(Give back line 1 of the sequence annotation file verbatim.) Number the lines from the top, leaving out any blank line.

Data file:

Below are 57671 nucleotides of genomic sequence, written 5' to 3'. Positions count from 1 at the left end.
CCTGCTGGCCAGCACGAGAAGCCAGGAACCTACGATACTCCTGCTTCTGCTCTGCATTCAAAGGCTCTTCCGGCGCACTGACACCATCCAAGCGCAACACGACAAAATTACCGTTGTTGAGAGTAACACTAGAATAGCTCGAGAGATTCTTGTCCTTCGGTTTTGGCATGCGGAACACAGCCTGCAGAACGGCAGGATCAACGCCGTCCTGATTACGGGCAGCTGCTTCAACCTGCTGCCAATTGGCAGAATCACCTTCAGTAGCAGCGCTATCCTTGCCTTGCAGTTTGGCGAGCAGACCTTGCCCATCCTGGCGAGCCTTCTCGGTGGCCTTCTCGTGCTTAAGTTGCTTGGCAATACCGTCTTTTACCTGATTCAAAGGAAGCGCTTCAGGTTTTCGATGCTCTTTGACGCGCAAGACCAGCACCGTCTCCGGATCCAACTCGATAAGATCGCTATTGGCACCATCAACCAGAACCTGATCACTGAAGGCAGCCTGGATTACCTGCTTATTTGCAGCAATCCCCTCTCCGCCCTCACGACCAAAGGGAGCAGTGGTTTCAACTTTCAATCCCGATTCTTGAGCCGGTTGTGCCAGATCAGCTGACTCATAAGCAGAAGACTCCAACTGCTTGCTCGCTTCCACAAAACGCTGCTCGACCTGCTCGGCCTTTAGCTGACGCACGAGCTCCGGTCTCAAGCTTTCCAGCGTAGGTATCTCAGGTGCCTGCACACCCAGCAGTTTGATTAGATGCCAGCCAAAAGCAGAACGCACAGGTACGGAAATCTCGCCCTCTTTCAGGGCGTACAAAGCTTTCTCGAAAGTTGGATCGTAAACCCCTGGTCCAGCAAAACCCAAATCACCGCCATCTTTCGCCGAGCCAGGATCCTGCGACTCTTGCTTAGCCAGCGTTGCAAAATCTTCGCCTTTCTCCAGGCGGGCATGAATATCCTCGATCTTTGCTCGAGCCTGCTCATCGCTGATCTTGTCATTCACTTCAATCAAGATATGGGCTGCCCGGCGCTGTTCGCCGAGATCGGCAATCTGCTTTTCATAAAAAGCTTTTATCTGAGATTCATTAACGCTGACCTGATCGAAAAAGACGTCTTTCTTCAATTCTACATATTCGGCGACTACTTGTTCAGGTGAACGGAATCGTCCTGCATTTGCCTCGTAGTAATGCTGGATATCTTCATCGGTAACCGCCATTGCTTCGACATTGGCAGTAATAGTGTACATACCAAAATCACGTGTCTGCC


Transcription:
Below are 57671 nucleotides of genomic sequence, written 5' to 3'. Positions count from 1 at the left end.